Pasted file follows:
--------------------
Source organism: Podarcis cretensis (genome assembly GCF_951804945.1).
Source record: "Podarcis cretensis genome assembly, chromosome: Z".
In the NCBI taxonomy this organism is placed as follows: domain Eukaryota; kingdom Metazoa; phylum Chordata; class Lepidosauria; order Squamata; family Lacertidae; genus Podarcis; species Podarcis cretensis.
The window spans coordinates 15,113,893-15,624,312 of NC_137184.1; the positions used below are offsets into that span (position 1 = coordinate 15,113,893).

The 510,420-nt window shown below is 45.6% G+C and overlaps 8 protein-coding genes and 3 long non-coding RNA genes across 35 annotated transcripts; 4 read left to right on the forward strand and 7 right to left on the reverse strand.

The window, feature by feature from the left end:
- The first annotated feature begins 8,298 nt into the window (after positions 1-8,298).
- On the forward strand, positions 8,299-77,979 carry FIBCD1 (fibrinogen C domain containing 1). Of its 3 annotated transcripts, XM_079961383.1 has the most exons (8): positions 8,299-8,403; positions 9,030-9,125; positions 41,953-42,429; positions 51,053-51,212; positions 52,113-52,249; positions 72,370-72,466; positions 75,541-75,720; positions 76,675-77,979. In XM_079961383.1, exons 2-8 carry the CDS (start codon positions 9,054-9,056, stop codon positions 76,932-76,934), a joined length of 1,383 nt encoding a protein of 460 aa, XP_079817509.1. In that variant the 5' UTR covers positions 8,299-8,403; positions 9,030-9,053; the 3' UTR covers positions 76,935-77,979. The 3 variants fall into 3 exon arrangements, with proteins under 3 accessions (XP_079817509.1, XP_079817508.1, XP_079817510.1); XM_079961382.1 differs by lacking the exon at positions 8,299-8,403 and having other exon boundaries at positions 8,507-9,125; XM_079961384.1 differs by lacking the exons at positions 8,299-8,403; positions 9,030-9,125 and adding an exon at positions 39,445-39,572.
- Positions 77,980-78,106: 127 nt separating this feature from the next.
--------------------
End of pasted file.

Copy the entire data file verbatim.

Source organism: Podarcis cretensis (genome assembly GCF_951804945.1).
Source record: "Podarcis cretensis genome assembly, chromosome: Z".
In the NCBI taxonomy this organism is placed as follows: domain Eukaryota; kingdom Metazoa; phylum Chordata; class Lepidosauria; order Squamata; family Lacertidae; genus Podarcis; species Podarcis cretensis.
The window spans coordinates 15,113,893-15,624,312 of NC_137184.1; the positions used below are offsets into that span (position 1 = coordinate 15,113,893).

The 510,420-nt window shown below is 45.6% G+C and overlaps 8 protein-coding genes and 3 long non-coding RNA genes across 35 annotated transcripts; 4 read left to right on the forward strand and 7 right to left on the reverse strand.

The window, feature by feature from the left end:
- The first annotated feature begins 8,298 nt into the window (after positions 1-8,298).
- On the forward strand, positions 8,299-77,979 carry FIBCD1 (fibrinogen C domain containing 1). Of its 3 annotated transcripts, XM_079961383.1 has the most exons (8): positions 8,299-8,403; positions 9,030-9,125; positions 41,953-42,429; positions 51,053-51,212; positions 52,113-52,249; positions 72,370-72,466; positions 75,541-75,720; positions 76,675-77,979. In XM_079961383.1, exons 2-8 carry the CDS (start codon positions 9,054-9,056, stop codon positions 76,932-76,934), a joined length of 1,383 nt encoding a protein of 460 aa, XP_079817509.1. In that variant the 5' UTR covers positions 8,299-8,403; positions 9,030-9,053; the 3' UTR covers positions 76,935-77,979. The 3 variants fall into 3 exon arrangements, with proteins under 3 accessions (XP_079817509.1, XP_079817508.1, XP_079817510.1); XM_079961382.1 differs by lacking the exon at positions 8,299-8,403 and having other exon boundaries at positions 8,507-9,125; XM_079961384.1 differs by lacking the exons at positions 8,299-8,403; positions 9,030-9,125 and adding an exon at positions 39,445-39,572.
- Positions 77,980-78,106: 127 nt separating this feature from the next.